Louisiana Landlord-Tenant Laws

A summary of Louisiana Landlord Tenant Laws based on state law statutes as they apply to residential lease agreements executed between landlords and tenants.

Security Deposit Limit

There is no state imposed limit on security deposits.

Deadline for Returning Security Deposit

The security deposit must be returned within one month after the tenant has moved out.

Small Claims Lawsuits

For damages not exceeding $5,000 (but there is no limit for eviction cases), landlord-tenant disputes may be filed in the Justice of the Peace Court (rural areas) or in small claims court (urban areas).

Late Fees

Louisiana state law does not cover late fees. Therefore, the lease agreement must dictate what happens when rent is late. If it does not, then no fee can be assessed.

Increasing Rent

Louisiana does not have a state statute regarding regarding changing the amount of rent. As a general rule, month-to-month tenancy should allow for a 10 day notice to increase rent and longer term lease agreements must govern themselves by specifying increases (if any).

Tenant’s Right to Withhold Rent

In general, Louisiana law does not allow for a tenant to withhold rent if a landlord fails to make timely repairs. However, if a landlord fails to provide a habitable unit or violates the maintenance terms of a lease agreement, the law often allows a tenant to cancel the lease and move.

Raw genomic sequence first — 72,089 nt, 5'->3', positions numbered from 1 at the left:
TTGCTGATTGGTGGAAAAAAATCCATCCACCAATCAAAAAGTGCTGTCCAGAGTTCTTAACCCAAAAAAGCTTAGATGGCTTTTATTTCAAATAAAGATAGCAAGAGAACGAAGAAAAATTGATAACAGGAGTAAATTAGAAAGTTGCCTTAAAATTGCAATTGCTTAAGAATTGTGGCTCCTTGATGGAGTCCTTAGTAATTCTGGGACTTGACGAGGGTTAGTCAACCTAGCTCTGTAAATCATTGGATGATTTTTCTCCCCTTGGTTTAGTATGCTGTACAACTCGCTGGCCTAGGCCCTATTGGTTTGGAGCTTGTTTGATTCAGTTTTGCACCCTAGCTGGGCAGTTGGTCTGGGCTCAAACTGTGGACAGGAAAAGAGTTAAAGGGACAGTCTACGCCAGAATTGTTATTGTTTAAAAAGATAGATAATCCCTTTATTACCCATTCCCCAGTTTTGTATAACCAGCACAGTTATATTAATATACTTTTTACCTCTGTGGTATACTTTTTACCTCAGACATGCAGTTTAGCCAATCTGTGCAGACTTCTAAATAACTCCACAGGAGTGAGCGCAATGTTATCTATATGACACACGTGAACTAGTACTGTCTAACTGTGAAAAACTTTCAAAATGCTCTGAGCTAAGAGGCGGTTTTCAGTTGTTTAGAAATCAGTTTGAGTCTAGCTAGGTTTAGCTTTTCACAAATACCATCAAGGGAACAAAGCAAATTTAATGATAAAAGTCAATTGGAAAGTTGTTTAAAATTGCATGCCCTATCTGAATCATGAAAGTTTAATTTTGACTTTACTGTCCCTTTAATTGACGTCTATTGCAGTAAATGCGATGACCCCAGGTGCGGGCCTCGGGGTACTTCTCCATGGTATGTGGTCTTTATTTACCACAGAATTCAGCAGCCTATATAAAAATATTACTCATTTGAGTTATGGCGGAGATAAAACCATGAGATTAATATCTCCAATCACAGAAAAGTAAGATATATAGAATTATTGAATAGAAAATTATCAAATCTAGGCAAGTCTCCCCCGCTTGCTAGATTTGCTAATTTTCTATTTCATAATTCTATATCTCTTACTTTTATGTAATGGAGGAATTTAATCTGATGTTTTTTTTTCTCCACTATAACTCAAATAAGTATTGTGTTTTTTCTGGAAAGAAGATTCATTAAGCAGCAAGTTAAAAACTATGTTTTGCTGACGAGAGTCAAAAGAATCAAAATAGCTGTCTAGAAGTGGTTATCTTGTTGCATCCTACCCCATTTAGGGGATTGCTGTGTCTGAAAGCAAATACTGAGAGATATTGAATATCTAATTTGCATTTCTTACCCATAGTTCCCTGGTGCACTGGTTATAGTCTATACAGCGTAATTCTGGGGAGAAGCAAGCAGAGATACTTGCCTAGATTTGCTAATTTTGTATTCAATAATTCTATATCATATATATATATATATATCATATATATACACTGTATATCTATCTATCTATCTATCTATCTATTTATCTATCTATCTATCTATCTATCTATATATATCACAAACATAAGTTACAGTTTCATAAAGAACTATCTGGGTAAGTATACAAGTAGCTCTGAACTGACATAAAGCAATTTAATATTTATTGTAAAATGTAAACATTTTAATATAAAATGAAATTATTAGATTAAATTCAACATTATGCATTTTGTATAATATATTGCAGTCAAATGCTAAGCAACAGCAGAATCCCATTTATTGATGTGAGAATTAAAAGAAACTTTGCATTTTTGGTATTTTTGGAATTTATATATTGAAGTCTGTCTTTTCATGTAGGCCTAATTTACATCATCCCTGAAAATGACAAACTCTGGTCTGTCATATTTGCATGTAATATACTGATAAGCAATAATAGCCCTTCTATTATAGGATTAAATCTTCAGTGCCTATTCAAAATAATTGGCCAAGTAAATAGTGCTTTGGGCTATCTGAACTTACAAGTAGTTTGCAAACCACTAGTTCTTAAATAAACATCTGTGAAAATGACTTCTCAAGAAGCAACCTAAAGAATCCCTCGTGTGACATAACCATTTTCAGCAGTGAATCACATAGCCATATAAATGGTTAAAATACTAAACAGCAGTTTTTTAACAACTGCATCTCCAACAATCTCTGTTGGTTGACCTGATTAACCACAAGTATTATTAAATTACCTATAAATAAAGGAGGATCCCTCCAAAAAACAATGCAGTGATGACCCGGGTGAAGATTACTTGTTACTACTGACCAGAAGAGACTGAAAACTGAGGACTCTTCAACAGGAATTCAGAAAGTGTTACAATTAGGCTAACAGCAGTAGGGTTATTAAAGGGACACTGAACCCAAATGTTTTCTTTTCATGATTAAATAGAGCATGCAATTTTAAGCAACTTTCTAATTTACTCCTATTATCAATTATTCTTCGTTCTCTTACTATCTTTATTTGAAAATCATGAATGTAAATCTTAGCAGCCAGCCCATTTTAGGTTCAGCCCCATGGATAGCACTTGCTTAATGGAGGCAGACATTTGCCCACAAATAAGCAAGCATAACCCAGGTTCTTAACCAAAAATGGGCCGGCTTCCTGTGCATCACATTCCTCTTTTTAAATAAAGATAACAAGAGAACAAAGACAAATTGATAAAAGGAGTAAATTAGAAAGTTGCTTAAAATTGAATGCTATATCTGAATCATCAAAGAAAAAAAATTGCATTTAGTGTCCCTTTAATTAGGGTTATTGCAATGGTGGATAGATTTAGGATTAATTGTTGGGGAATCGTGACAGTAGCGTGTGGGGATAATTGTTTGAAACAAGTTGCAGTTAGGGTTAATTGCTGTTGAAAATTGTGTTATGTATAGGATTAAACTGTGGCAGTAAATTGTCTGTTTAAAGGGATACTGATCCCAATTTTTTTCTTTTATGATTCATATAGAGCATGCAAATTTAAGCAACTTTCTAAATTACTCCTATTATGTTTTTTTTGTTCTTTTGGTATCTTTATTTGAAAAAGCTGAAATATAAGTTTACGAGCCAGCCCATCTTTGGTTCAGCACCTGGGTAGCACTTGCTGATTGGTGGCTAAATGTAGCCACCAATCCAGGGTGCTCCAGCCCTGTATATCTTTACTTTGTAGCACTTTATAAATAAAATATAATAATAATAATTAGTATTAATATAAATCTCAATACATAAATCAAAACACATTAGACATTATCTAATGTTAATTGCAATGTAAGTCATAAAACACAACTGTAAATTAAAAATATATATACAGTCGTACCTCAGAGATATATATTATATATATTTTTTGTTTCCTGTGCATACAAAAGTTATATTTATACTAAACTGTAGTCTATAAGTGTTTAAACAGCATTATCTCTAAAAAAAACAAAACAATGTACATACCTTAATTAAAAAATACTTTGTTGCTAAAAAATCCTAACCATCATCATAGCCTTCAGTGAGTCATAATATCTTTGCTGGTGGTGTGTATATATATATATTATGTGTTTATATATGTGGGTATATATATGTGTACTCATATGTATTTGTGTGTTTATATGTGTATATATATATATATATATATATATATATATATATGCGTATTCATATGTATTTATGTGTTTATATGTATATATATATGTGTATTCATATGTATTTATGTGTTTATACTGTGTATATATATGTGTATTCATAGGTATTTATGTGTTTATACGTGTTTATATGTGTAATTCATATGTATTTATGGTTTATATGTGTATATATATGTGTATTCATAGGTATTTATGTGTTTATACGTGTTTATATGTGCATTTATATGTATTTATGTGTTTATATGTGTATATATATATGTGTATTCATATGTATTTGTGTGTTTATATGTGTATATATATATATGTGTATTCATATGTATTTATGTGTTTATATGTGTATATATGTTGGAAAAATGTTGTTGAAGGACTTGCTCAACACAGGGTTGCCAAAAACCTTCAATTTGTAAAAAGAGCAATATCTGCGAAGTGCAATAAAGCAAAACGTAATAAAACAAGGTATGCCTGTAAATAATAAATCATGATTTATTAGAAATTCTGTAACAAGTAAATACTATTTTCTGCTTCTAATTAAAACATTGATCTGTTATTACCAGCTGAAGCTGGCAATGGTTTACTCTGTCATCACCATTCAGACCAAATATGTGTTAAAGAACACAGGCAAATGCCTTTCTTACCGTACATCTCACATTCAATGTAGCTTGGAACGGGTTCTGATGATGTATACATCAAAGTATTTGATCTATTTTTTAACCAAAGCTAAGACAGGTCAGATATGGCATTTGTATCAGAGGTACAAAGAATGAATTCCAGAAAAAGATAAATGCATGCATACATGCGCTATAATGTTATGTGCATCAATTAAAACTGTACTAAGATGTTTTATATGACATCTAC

Termination and Eviction

An unconditional quit notice allowing 5 days to vacate or face eviction can be used on any tenant failing to pay rent, using dwelling for a purpose other than the intended purpose (lease may specify shorter or longer notice, or eliminate requirement of notice), or upon termination of the lease for any reason.

A 5 day conditional notice to cure or quit can be used for any lease violation.

Domestic Violence

Female or male tenants that are victims of domestic violence may have certain exceptions granted to them such as:

  • Prohibits local housing authority from terminating the tenancy of a victim of domestic, dating, or family violence. The authority may terminate the tenancy of the perpetrator of the violence.
  • If a victim of domestic violence is awarded temporary custody of minor children (born of both victim and
    abuser), a judge may grant possession of housing to the victim and exclude the abuser even if the abuser solely owns the residence.

Louisiana Lease Agreement

See Louisiana Residential Lease.

Louisiana Landlord-Tenant Law Statutes

Louisiana Rev. Stat. Ann. §§ 9:3251 to 9:3261; La. Civ. Code Ann. art. 2668 to 2729.